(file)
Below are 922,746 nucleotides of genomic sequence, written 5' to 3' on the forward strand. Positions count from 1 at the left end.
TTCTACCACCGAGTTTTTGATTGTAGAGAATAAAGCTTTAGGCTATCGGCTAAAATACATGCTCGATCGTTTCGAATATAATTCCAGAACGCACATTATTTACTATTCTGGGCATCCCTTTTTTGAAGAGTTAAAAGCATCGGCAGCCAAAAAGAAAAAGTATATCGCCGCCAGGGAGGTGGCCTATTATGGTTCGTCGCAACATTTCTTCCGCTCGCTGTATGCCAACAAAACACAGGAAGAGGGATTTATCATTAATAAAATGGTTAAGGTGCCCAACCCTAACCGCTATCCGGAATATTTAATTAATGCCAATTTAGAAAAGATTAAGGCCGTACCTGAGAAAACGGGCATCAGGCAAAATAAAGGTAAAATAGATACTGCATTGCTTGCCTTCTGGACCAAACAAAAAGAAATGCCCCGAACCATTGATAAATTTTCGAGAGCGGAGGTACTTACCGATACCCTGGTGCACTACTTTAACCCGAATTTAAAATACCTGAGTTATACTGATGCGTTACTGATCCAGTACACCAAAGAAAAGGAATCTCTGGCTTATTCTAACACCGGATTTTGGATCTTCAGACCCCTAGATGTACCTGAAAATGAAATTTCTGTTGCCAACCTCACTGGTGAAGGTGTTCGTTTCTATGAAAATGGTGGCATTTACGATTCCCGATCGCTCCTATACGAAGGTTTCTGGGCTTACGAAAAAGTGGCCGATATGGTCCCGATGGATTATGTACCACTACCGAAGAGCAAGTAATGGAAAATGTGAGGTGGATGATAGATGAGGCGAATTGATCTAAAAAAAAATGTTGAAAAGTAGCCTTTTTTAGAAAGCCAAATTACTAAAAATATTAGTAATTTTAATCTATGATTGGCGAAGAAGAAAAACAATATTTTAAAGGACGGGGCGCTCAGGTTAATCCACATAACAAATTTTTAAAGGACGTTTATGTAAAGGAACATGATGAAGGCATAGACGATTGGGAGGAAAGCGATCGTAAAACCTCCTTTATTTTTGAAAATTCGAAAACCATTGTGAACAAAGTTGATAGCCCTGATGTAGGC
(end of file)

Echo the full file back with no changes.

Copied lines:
Below are 922,746 nucleotides of genomic sequence, written 5' to 3' on the forward strand. Positions count from 1 at the left end.
TTCTACCACCGAGTTTTTGATTGTAGAGAATAAAGCTTTAGGCTATCGGCTAAAATACATGCTCGATCGTTTCGAATATAATTCCAGAACGCACATTATTTACTATTCTGGGCATCCCTTTTTTGAAGAGTTAAAAGCATCGGCAGCCAAAAAGAAAAAGTATATCGCCGCCAGGGAGGTGGCCTATTATGGTTCGTCGCAACATTTCTTCCGCTCGCTGTATGCCAACAAAACACAGGAAGAGGGATTTATCATTAATAAAATGGTTAAGGTGCCCAACCCTAACCGCTATCCGGAATATTTAATTAATGCCAATTTAGAAAAGATTAAGGCCGTACCTGAGAAAACGGGCATCAGGCAAAATAAAGGTAAAATAGATACTGCATTGCTTGCCTTCTGGACCAAACAAAAAGAAATGCCCCGAACCATTGATAAATTTTCGAGAGCGGAGGTACTTACCGATACCCTGGTGCACTACTTTAACCCGAATTTAAAATACCTGAGTTATACTGATGCGTTACTGATCCAGTACACCAAAGAAAAGGAATCTCTGGCTTATTCTAACACCGGATTTTGGATCTTCAGACCCCTAGATGTACCTGAAAATGAAATTTCTGTTGCCAACCTCACTGGTGAAGGTGTTCGTTTCTATGAAAATGGTGGCATTTACGATTCCCGATCGCTCCTATACGAAGGTTTCTGGGCTTACGAAAAAGTGGCCGATATGGTCCCGATGGATTATGTACCACTACCGAAGAGCAAGTAATGGAAAATGTGAGGTGGATGATAGATGAGGCGAATTGATCTAAAAAAAAATGTTGAAAAGTAGCCTTTTTTAGAAAGCCAAATTACTAAAAATATTAGTAATTTTAATCTATGATTGGCGAAGAAGAAAAACAATATTTTAAAGGACGGGGCGCTCAGGTTAATCCACATAACAAATTTTTAAAGGACGTTTATGTAAAGGAACATGATGAAGGCATAGACGATTGGGAGGAAAGCGATCGTAAAACCTCCTTTATTTTTGAAAATTCGAAAACCATTGTGAACAAAGTTGATAGCCCTGATGTAGGC